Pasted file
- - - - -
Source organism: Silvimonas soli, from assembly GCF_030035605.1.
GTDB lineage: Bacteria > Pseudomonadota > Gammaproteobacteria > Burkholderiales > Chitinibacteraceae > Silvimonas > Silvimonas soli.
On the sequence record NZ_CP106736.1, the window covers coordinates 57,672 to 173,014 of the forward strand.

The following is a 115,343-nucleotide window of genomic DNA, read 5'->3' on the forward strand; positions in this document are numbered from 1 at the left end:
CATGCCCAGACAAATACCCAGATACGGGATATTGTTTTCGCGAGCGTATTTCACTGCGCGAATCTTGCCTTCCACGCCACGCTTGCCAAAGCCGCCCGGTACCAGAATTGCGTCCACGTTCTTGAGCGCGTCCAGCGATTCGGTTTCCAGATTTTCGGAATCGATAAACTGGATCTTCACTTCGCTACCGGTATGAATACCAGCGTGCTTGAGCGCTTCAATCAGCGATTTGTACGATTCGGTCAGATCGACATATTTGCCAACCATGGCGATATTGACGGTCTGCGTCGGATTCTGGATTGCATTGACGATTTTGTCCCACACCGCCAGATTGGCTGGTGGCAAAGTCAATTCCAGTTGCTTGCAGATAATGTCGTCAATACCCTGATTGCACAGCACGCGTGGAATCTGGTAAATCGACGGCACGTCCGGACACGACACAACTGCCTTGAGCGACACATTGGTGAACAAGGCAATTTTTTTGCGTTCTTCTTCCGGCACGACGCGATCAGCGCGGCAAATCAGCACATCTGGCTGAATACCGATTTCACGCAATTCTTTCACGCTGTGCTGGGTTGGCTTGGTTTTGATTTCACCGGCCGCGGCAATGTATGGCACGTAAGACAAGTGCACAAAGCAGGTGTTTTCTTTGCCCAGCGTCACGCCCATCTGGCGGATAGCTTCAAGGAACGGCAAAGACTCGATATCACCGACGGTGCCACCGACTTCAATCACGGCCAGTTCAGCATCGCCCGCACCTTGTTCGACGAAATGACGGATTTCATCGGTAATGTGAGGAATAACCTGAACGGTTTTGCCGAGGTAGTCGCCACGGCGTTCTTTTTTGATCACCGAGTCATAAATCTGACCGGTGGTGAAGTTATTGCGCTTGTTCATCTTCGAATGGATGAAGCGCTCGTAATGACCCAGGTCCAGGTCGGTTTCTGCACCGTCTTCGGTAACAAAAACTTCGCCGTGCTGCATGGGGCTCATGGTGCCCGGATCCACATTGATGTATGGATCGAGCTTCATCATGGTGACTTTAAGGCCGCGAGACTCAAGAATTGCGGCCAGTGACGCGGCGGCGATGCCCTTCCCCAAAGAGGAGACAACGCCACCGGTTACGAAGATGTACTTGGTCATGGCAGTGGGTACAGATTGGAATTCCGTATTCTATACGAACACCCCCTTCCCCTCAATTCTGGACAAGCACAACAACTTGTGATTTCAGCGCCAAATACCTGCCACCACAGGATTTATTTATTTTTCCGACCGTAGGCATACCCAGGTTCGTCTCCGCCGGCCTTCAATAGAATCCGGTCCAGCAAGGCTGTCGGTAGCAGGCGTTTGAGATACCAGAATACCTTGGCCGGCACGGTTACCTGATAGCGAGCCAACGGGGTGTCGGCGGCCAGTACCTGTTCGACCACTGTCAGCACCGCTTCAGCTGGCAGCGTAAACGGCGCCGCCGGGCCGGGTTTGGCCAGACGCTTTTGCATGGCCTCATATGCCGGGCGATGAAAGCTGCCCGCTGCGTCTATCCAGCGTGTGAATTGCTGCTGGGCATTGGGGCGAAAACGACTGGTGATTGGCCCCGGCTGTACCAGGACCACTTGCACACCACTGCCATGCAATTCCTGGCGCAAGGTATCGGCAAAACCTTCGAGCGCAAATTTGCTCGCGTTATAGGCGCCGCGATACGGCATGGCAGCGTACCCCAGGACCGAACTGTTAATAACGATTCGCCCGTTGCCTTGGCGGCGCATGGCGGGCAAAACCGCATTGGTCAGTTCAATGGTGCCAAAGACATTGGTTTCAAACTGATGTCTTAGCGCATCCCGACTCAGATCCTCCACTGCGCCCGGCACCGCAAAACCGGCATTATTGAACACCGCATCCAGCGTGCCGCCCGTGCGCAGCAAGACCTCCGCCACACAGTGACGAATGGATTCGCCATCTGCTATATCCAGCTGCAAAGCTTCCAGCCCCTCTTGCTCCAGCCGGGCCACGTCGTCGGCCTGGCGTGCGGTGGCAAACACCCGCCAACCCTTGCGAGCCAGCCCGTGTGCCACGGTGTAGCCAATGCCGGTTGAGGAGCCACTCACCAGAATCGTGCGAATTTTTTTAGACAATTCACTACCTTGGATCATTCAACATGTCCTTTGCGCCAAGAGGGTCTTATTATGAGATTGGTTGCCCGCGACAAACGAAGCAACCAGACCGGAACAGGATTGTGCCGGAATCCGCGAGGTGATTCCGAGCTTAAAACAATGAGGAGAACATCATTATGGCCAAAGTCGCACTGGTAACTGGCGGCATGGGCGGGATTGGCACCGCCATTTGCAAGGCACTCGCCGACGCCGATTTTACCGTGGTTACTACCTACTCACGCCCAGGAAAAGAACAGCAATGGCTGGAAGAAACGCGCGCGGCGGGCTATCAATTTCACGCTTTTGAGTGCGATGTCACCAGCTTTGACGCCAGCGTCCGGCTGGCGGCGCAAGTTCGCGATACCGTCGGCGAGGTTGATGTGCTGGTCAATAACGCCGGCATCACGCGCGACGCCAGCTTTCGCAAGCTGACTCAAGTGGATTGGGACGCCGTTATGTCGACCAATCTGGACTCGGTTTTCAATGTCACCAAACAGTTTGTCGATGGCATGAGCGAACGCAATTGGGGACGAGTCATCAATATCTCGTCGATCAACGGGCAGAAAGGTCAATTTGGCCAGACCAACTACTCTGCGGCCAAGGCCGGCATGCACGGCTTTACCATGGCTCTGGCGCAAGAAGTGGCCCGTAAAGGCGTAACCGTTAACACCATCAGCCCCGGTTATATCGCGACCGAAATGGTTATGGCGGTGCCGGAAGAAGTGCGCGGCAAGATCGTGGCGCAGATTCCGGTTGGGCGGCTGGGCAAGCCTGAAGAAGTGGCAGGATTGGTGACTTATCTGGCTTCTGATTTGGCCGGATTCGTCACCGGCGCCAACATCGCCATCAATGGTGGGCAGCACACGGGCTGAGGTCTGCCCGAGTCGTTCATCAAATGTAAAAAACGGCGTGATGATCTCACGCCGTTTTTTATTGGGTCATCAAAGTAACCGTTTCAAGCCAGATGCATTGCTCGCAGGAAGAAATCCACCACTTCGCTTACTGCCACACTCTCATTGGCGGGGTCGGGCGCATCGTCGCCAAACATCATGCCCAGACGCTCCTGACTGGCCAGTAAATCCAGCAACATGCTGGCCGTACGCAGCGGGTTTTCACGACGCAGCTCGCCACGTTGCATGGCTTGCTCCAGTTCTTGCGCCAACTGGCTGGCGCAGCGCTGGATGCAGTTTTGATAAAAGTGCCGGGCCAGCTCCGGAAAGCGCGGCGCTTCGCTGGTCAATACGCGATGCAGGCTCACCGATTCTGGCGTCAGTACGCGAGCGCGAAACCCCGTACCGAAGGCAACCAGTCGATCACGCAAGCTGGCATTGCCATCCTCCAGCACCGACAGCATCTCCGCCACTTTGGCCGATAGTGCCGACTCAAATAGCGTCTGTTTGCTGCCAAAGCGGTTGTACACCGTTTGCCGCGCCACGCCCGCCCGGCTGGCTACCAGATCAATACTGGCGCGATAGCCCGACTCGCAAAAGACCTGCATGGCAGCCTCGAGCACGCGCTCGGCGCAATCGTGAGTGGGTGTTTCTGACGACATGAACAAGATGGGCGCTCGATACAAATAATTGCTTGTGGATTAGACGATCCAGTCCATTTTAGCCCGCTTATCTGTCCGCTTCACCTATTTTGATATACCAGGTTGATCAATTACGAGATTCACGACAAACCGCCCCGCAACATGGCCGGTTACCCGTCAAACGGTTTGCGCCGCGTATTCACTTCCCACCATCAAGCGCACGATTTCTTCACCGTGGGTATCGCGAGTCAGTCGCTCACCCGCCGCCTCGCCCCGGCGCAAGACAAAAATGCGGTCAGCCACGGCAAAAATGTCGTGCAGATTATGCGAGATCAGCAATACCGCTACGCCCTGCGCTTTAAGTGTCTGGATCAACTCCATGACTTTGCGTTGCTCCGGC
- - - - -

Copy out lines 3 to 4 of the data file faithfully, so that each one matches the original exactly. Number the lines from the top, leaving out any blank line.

On the sequence record NZ_CP106736.1, the window covers coordinates 57,672 to 173,014 of the forward strand.

The following is a 115,343-nucleotide window of genomic DNA, read 5'->3' on the forward strand; positions in this document are numbered from 1 at the left end: